• In a large space, you can even go for bigger clusters of five or seven. When starting to arrange things, start with three and see how it looks.
• Think singularly, too. Remember that one is also an odd number. Focusing the attention on one awesome item, such a piece of art or lovely pottery, is a great decorating technique.

4. Bring in Color

Bring color into an otherwise neutral space by using a bookshelf to showcase art or pottery in complimentary shades.

conversational wall artAdding conversation pieces you love, such as this wooden mannequin hand or a souvenir like the large starfish, brings personality to a space. Some tips:

• Group like items. If you have several things that are similar, like the bright vases above, they will pop more if you group them together than if they are scattered around.
• Stagger height. Create variety by setting objects on books or on a decorative box.
• Display art pieces by leaning them against the back of the bookcase or by using a tabletop easel. No nails required!

5. Organize a Collection

From Civil War memorabilia to vintage vinyl records, a collector loves their goodies. But as a homeowner, they often wonder where to store everything. Instead of stashing a collection away, one organizational solution is to bring it out in the open for full-time display.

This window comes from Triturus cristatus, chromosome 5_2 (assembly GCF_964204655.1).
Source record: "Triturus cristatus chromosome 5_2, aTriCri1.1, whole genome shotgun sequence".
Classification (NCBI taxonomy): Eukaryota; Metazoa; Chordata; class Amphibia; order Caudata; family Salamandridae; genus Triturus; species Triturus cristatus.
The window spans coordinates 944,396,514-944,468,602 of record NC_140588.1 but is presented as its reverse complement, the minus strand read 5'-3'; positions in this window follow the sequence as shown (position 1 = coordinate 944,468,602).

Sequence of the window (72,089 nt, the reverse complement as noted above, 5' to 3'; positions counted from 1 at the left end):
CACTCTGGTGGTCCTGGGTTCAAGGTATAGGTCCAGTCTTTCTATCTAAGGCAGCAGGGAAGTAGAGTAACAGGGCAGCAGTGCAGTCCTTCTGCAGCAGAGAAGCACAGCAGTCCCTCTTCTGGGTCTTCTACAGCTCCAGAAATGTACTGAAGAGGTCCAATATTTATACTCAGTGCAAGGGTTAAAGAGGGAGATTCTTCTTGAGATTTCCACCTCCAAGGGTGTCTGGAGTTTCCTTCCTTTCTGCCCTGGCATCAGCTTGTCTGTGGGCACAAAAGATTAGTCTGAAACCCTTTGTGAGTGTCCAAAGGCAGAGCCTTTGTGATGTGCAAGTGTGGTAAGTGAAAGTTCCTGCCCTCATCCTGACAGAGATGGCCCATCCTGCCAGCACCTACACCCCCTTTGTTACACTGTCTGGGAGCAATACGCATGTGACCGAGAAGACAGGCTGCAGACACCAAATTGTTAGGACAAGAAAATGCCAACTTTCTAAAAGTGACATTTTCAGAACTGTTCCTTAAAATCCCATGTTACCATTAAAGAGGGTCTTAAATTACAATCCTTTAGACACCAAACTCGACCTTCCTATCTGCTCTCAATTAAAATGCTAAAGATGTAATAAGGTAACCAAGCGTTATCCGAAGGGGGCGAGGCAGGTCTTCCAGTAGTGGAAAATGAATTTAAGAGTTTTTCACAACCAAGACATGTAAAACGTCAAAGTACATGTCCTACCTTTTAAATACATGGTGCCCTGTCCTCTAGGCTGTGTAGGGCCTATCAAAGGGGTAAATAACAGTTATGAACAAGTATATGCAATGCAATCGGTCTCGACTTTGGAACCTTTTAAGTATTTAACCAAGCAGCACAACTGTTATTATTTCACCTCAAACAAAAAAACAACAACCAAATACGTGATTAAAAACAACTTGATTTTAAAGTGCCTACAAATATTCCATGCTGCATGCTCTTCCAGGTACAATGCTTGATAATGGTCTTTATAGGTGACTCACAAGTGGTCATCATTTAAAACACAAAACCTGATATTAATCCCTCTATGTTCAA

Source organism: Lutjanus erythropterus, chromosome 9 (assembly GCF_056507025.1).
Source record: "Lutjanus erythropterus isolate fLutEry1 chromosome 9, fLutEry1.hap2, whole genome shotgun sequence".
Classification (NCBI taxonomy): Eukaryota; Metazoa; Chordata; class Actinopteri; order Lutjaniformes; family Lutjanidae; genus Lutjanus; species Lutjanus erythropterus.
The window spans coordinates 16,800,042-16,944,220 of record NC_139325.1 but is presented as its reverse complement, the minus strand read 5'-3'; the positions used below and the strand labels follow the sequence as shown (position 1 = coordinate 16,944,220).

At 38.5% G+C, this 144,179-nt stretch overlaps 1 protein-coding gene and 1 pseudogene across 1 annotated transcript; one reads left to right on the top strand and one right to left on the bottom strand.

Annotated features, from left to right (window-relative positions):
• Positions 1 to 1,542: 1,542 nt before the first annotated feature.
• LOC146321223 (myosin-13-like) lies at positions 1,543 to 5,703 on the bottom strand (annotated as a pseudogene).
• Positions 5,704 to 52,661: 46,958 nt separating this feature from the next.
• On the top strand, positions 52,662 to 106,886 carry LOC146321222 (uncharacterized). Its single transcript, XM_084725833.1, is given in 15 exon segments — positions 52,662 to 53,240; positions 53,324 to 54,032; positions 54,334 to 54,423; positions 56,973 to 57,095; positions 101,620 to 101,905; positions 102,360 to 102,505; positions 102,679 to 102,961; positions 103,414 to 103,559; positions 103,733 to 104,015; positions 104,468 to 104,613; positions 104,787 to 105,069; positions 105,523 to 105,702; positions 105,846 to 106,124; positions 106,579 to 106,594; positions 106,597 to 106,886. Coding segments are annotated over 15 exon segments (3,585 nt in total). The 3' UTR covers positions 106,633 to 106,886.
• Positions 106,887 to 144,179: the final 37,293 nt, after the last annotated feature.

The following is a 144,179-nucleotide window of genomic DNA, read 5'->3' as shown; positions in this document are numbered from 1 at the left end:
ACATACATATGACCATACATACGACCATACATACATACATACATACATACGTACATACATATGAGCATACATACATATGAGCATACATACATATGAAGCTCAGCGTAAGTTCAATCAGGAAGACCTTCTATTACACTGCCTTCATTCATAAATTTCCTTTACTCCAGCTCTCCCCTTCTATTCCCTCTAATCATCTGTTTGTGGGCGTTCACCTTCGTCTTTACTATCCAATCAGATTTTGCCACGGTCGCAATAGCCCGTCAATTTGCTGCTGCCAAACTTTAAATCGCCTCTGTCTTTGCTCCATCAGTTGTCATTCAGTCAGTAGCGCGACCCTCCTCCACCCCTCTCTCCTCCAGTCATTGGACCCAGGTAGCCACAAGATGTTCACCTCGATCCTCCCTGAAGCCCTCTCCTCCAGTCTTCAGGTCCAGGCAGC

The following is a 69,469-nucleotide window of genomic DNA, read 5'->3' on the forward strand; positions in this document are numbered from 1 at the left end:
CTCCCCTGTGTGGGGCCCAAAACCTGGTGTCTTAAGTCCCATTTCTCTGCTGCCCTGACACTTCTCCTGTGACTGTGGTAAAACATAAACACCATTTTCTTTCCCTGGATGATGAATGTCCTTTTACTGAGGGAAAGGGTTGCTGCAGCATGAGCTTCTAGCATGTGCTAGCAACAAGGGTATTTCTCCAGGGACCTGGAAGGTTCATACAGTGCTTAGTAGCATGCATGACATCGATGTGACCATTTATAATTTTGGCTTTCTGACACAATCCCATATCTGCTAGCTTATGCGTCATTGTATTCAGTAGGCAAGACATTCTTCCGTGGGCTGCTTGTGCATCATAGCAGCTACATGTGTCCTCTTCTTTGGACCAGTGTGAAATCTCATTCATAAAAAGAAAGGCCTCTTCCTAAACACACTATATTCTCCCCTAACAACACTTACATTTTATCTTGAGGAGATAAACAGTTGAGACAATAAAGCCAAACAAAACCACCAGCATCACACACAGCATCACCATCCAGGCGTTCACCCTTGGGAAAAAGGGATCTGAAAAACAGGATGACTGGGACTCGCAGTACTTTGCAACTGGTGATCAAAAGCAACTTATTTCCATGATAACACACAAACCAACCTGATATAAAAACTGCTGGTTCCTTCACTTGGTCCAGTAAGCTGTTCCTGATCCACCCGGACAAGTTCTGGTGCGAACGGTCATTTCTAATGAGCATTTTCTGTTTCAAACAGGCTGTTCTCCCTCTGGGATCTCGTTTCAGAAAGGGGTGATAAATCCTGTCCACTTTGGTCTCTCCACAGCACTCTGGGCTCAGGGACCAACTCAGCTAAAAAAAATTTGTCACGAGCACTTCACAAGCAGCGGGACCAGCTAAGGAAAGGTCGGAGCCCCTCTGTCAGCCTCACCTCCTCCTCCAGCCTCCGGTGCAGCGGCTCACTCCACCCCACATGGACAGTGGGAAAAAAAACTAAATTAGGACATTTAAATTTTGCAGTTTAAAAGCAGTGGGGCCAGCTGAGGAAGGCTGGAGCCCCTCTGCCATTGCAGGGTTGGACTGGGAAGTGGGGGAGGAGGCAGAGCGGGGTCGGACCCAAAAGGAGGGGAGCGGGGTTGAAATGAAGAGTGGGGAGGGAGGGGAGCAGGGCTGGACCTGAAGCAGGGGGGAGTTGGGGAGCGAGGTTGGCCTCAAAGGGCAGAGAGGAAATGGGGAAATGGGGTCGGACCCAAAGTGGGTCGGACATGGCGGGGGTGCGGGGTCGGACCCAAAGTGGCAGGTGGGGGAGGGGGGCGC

bookcase collections

Showcasing items from your collection as part of your home design requires following a few rules of thumb. Continue to place similar items together and work in odd numbers in your display. You can use glass front shadow boxes on the shelves for items you want to show off but also protect from dust.

6. Make it Fun

Hobbyists sometimes struggle with having their craft or art supplies easily at hand but also keeping them from looking like a mess.

boxed bookcases

Enjoy a hobby by using shelves to keep items concealed in plain view, such as with this little girls’ art center. Using baskets or canvas containers allows for supplies to be close at hand yet hidden from sight. Try these ideas:

  • If it is bright and fun, such as stacks of neatly folded fabric or reams of bright scrapbooking papers, leave it out on display.
  • Contain loose items before displaying them. Use clear glass canisters to hold collections of buttons or wooden stamps. Use pretty jars to hold handfuls of markers or paint pens.
  • If it is messy, use a container to keep it hidden but handy on the shelves.
  • Store specific project items together and create zones within your bookcases. For example, have one shelf for scrapbooking, another for quilting and yet another for card making. This way, you’ll have what you need organized as you move from project to project.

With all of these tips in mind, you will be amazed at how versatile a bookcase can actually be. When holding books is no longer its primary function, you may even start calling your bookshelf by a different name!

Lea Schneider writes on home décor, and how to blend creative design with strong organization and planning, for The Home Depot. Lea makes Nashville, Tennessee, her home, and is the mother of three kids. Home Depot's selection of bookshelves and other storage ideas can be reviewed here.